Woohoo! PCS road trip! Load up the car, the kids and the pet. Before you get everyone buckled in, hit pause to make sure that your furry friends are ready to make the journey.
6 Tips for Bringing Your Pet on Your Cross-Country PCS Road Trip
Plan Your Route
Decide which way you’re going to be going and take into account when you are traveling. During the summer months, going through the desert and deep south can be pretty hot. Going the northern route during winter might get chilly. While these factors don’t need to alter your trip, you should take them into consideration for pit stops and water breaks.
Book out your hotels in advance. Many hotels are pet-friendly and offer military discounts. However, a lot of hotels also charge significant fees for your pet to stay. La Quinta welcomes cats and dogs for free. Many Starwood and Marriott brand hotels are pet-friendly too.
Try to be reasonable about the distance you can really cover each day. Then look for hotels at or around that target distance.
Pick Out Pit Stops
During your road trip, you’re going to need to stop a few times a day. As you are traveling, try to check out your preferred route for good places to stretch everyone’s legs. Look for parks, state-maintained rest stops and similar places.
Keep in mind that pets cannot ever stay in parked cars. So food breaks need to trend more toward take-out and away from sit-down restaurants.
The same is true for longer stops on the route. Your major attractions should be places that are dog-friendly, have boarding facilities nearby or where you have a hotel room.
Many pets are awesome on the road. Some are exactly the opposite. If you are concerned about your pet’s behavior or health on your road trip, pay your vet a visit. Also get refills of any medication, just in case you are caught in between prescriptions on the road.
You can ask about calming remedies to help with anxiety. You can also get information about best practices for food, water and keeping your pets cool.
If you are traveling with a non-traditional pet, your vet will be the best resource for you.
When you are traveling with a pet, it’s important to always secure him when the car is in motion. Use a pet seatbelt or place your pet in a kennel during travel. When using a kennel, it’s best to also secure this in your car.
To keep your pet hydrated, freeze water into their bowl or a pet bottle. Offer small amounts of food during travel, but don’t overdo it to avoid carsickness.
Before your big trip, take a few smaller trips to prepare. End at the dog park or another favorite spot. Offer treats and praise.
Loading the Car
When you’re driving, think about the seating arrangements and what you need to pack. Since you are PCSing, you will be loaded down with a bunch of your personal belongings and several suitcases.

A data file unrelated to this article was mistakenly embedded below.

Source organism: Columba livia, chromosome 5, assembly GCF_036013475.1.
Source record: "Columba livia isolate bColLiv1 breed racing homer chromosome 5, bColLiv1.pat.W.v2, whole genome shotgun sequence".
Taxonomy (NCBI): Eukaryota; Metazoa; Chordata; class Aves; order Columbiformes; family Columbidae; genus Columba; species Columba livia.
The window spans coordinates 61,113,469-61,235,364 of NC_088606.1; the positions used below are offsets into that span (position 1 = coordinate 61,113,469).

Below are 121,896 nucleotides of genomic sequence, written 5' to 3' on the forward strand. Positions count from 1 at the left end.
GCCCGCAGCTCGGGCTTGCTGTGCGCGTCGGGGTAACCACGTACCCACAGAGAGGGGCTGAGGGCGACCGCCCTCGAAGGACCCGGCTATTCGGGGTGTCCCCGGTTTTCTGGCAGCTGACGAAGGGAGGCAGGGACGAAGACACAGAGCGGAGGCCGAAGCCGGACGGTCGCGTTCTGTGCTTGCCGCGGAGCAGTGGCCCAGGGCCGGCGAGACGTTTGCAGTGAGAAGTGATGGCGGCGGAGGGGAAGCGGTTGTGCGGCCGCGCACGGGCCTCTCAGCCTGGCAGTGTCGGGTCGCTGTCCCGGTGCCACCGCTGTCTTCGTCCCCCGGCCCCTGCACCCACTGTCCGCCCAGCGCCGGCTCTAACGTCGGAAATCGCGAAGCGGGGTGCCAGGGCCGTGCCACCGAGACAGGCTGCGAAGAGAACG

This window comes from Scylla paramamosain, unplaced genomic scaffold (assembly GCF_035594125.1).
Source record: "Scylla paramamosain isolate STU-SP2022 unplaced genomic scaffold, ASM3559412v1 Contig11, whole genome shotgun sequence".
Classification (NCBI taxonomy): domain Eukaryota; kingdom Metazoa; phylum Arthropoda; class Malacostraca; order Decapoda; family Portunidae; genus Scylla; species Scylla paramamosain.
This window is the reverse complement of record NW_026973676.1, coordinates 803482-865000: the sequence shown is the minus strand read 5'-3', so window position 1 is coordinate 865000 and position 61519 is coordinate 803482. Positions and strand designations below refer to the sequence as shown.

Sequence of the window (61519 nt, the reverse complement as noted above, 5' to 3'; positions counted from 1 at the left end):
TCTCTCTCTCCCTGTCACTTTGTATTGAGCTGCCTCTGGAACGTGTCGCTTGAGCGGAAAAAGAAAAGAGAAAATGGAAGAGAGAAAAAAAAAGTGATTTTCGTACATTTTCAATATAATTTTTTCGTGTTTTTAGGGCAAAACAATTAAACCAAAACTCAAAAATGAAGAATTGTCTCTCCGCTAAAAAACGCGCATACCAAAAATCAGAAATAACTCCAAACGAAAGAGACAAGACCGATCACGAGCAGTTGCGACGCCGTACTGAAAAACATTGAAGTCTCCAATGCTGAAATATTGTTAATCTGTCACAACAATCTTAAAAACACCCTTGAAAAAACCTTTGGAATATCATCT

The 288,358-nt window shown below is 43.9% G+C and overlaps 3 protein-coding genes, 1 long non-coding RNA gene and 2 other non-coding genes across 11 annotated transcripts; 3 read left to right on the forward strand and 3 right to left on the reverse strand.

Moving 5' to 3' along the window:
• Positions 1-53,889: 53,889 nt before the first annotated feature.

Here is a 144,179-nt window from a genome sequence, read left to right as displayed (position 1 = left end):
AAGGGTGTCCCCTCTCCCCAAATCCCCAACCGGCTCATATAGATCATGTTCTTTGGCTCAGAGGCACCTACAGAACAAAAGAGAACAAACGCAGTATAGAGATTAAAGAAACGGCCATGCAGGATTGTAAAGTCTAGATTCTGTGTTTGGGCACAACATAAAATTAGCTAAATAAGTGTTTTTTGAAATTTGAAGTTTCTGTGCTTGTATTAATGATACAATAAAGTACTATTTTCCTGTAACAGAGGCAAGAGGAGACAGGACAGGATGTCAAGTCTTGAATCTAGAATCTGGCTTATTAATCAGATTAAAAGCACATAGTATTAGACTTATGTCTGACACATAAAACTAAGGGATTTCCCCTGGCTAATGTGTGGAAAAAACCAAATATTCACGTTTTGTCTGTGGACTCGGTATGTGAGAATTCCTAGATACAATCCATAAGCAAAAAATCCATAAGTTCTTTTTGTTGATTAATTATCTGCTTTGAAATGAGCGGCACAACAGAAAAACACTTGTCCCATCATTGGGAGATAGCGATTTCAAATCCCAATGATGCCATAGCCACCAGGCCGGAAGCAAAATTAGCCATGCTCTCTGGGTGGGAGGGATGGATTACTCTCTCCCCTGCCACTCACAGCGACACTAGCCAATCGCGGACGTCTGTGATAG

Keep your pet’s essentials in an easy-to-access location and pack your hotel stay things in one bag that you will always be taking in with you. Only pack enough, plus a day or two, of food and treats for your pet. You can always buy more food on the way but will need all the extra space you can get during trip.
Remember to stash a few of your pet’s favorite toys in the kennel or in their designated space. This can give your pet something familiar to play with. It can also help occupy and calm your pet during the journey and in hotels.
If your children will be eating during the trip, make sure that the food is pet safe. Chances are good that they will drop or “share” a few bites with Fido or Fluffy along the way.
Pro tip: keep plastic shopping bags in your car for potty breaks.
During Hotel Stays
When you arrive, make sure you are upfront about the pet staying with you. If you try to sneak an animal into a non-pet-friendly hotel, and they find out, there will be a hefty cleaning fee. The same can be the case even at pet-friendly places if they place you in a non-pet room.
As you move your essential things into the room for the night, try your best to team up. One adult can take the dog for a walk or sit in the room with the pet while the other adult ferries the luggage and kids.
Ask at the front desk about safe walking routes and places to avoid. You should also clarify whether the hotel has a pet waste disposal area or bags. If not, use some of those shopping bags.
Do your best to keep the pet noise to a minimum, especially at night. If your pet makes a mess, clean it up as best you can.
If you are planning to be out of the room, make your pet comfortable and secure. For pets that are noisy when you leave them alone, think hard about the hotel’s pet policy before you leave. Or try out ways to curb the noise before you leave.